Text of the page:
Should an entrepreneur be modest, or quite the opposite? Or maybe it depends on the business?
I believe that business owners, who set trends and manage a group of people, don’t necessarily have to be modest. It’s the confidence they have in their knowledge and skills that helps them tackle everyday challenges. But modesty is different from humility – and the latter, I believe, is necessary. I and my brother have always thought humbleness is crucial, whether you’re dealing with success or a new opportunity, or failures and threats. As we achieved important milestones, we never indulged in self-complacency. We always looked for further goals. We displayed the same attitude when our decisions proved wrong – for example when we set up a business in Argentina. We understood that investments in such distant markets may not be a good idea in our situation. We learnt our lesson and decided to wind up that company.
It’s often said that an entrepreneur works 24/7. Is it true? Can we speak of any work–life balance?
It is really hard to achieve work-life balance when you’re an entrepreneur. Especially at the beginning, when your business is still fresh. You spend most of your time answering the phone, replying to e-mails, talking to business partners, honing your business proposal, and looking for potential competitive advantages. With time, when your business is stable, you can – in fact, you should – try to find some time to breathe. It’s necessary for your health, hygiene, and regeneration. Before 2008 each business decision was made by me and my brother. We knew that if we stuck with this model, we would never be ready to grow and start international expansion. That’s why we appointed a board of five people, who were supposed to work together to make decisions and be held accountable for them. We shared our areas of responsibility and this structure has survived to this day. This is also when we managed to find some space for work-life balance. Myself, I like to spend time in my vineyard, travel, and play tennis. I also try to spend more time with my family, which is a great source of pride for me.
Are you involved in charity? Do you help those less fortunate than yourself? What steps have you taken to this end?
I’ve always remembered and cherished the place I’ve come from. Nowy Styl is now an international company, but we’ve never forgotten about our roots, which are here, in Podkarpacie. We focus on the most urgent needs of the local community. We have drawn up the “Donation and social support policy”, which includes the guidelines we follow in choosing the initiatives we’re going to sponsor and support. We are also involved in a few long-term projects. One of them is the annual charity ball, organised for the children from the local orphanages and care facilities. We strongly support the “think globally, act locally” mindset, that’s why our foreign subsidiaries are also involved in helping their local communities. In 2001 I and my brother established the Janusz Korczak Foundation, which supports talented children from Podkarpacie. Each year a few dozen young people receive scholarships from our Foundation. We are also one of the sponsors of the Siemacha association for young people in Kraków. Supporting children and youth is one of our priorities as regards charity.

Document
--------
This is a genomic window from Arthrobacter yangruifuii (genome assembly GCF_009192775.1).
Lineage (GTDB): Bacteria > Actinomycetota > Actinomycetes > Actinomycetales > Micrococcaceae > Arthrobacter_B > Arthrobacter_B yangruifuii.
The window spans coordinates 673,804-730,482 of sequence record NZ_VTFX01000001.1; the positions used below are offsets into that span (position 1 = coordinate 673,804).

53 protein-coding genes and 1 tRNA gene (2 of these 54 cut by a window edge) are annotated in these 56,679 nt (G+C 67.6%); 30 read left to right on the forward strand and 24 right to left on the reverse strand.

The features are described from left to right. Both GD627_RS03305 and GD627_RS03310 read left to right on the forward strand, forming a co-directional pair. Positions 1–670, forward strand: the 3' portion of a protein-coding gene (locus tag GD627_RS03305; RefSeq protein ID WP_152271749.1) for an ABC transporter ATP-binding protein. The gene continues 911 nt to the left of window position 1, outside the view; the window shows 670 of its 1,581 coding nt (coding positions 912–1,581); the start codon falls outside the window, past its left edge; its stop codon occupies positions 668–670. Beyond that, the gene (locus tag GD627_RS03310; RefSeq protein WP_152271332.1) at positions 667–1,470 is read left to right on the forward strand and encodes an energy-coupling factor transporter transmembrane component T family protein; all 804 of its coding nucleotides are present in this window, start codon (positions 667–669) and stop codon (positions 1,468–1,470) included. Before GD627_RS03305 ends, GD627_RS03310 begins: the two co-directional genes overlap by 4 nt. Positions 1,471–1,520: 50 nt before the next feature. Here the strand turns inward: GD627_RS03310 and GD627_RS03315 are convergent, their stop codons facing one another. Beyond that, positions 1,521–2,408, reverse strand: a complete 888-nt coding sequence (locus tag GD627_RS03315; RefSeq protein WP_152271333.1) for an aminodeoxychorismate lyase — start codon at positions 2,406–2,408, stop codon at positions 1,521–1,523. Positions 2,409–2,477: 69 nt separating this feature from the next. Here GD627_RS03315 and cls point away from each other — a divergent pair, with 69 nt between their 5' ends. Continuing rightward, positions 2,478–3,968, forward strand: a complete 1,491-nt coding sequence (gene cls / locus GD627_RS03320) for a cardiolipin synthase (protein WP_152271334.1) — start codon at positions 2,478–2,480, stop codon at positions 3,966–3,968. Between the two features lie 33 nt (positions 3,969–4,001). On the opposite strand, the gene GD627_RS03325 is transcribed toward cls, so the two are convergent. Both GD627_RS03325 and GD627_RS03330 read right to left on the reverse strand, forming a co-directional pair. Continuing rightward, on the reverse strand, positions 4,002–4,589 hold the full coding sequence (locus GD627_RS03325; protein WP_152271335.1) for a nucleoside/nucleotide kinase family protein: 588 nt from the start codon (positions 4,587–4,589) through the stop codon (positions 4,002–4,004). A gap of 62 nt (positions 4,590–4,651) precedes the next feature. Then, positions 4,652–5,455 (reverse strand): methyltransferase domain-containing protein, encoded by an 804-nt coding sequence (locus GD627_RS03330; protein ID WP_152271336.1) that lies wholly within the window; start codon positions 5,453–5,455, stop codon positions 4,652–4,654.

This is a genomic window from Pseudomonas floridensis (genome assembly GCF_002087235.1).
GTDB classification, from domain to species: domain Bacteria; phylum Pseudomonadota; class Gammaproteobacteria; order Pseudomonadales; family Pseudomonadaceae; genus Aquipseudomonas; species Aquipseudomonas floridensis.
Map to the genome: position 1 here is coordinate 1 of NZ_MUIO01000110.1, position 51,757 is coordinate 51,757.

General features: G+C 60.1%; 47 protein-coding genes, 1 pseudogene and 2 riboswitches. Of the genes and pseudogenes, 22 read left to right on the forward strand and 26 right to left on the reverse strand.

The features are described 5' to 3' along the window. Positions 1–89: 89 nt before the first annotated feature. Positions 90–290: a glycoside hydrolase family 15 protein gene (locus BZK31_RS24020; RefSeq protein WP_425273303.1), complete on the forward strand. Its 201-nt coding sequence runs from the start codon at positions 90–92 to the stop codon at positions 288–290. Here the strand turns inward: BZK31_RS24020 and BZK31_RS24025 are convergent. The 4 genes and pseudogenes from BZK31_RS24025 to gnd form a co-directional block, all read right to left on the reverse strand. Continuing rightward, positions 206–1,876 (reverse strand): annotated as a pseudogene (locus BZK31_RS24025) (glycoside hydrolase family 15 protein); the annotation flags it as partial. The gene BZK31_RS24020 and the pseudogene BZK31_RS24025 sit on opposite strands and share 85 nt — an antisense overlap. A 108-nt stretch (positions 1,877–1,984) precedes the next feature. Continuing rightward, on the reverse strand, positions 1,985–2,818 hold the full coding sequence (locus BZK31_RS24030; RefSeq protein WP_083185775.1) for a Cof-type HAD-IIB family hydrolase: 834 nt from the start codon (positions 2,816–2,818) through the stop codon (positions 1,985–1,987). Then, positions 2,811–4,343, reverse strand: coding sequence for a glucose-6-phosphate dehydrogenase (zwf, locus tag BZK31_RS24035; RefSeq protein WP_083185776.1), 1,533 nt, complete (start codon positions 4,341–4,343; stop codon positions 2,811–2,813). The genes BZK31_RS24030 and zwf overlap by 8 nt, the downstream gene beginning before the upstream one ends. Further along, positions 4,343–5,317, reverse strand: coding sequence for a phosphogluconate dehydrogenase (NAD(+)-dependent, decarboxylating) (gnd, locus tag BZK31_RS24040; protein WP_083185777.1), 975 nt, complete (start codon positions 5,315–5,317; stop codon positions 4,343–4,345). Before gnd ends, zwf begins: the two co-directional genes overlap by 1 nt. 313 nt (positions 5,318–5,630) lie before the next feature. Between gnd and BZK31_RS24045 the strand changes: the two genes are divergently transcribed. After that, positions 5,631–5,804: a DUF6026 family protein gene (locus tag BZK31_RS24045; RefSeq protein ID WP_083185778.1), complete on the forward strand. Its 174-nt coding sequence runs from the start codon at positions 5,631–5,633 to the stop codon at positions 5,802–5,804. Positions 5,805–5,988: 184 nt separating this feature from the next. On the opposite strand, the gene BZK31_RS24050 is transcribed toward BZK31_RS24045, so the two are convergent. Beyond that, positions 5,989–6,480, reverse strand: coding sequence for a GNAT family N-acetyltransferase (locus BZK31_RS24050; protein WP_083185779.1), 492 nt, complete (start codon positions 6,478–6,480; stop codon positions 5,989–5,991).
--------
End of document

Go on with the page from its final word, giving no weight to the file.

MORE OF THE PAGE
Albert Einstein said: “Try not to become a man of success, but rather a man of value.” What values do you stand for in business and in life? Can business be responsible, environment-friendly, and humane?
Ambition, honesty, humbleness, and tolerance are the values I’ve always stood for. When I started my own business, I wanted to make sure these values are reflected in the organisational culture of the new company. And this is what Nowy Styl is like: ambitious, honest, humble, and tolerant. We foster partnership and trust, and we take care of the world around us. That’s why we respect and cherish the natural environment. Our environmental policy is consistent with the ISO norms. We follow the CO₂ Performance Ladder to reduce greenhouse gas emissions, and we expand our portfolio of recycled products. We are also actively involved in charity and in the life of local communities. Our Korczak Foundation helps young people from poor families so that they can have access to education and have a chance at success in their future lives. I can safely say that Nowy Styl is a business built on values. We are against groundless violence, that’s why we immediately withdrew from Russia when the war in Ukraine broke out. I believe business can and should be responsible, environment-friendly, and humane. As entrepreneurs, we can not only make things happen but also empower and inspire others to do the same.
Adam Krzanowski, co-founder and CEO of Nowy Styl
Entrepreneur of the Year 2014, Man of the Decade according to the BIZNES.meble.pl poll, Leader of the 21st Century according to Forbes in the BrandMe CEO competition. Businessman by vocation, bold strategist, appreciated for his social commitment. He built Nowy Styl – one of the most dynamically developing furniture companies in Europe – from scratch with his brother Jerzy Krzanowski. Today, Nowy Styl sells in about 100 countries and is a European leader in the office and public interiors sector.
Last Updated on March 29, 2023 by Valeriia Honcharuk